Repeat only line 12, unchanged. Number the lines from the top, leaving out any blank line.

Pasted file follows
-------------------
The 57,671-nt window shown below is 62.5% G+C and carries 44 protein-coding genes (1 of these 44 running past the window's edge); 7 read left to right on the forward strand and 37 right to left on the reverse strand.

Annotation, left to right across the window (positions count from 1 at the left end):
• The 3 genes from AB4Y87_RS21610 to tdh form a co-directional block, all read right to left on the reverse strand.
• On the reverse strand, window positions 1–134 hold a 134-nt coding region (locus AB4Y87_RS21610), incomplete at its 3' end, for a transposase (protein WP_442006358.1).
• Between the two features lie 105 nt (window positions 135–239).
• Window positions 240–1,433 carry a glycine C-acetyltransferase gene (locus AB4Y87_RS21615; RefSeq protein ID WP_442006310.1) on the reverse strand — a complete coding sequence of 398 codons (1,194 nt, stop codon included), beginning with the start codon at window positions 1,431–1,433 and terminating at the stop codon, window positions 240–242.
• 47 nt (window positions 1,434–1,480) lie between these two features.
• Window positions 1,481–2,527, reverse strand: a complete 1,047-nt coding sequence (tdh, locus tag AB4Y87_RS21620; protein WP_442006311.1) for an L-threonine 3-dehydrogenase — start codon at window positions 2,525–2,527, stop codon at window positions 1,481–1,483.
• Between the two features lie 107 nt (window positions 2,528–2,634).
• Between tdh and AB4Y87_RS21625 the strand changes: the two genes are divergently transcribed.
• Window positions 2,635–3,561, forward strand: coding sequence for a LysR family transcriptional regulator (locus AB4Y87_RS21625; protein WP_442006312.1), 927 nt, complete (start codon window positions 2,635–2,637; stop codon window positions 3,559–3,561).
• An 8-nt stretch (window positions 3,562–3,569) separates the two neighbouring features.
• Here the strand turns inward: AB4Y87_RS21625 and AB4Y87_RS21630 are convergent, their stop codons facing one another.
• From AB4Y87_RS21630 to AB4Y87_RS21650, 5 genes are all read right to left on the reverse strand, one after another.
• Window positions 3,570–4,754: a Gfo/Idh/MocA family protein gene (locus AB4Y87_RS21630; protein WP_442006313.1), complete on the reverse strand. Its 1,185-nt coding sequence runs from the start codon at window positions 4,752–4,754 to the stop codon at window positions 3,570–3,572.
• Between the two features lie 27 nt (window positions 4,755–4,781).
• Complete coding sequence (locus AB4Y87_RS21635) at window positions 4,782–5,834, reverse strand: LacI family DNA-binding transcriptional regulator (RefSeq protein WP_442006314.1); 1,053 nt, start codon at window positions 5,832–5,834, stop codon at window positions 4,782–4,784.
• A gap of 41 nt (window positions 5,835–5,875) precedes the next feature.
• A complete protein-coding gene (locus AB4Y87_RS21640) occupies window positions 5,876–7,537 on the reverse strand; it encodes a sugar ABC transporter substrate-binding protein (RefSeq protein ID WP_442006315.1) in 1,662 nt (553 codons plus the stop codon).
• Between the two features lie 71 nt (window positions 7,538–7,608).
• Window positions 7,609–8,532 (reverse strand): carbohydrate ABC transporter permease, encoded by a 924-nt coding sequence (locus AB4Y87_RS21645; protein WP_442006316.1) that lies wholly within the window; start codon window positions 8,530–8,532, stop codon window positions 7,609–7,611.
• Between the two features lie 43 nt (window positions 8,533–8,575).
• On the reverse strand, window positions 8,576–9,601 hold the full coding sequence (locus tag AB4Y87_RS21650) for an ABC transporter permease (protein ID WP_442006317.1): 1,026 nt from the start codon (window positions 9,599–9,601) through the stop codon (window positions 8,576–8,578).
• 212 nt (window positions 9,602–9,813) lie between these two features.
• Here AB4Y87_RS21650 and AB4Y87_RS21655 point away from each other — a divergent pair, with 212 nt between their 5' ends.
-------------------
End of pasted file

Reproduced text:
• An 8-nt stretch (window positions 3,562–3,569) separates the two neighbouring features.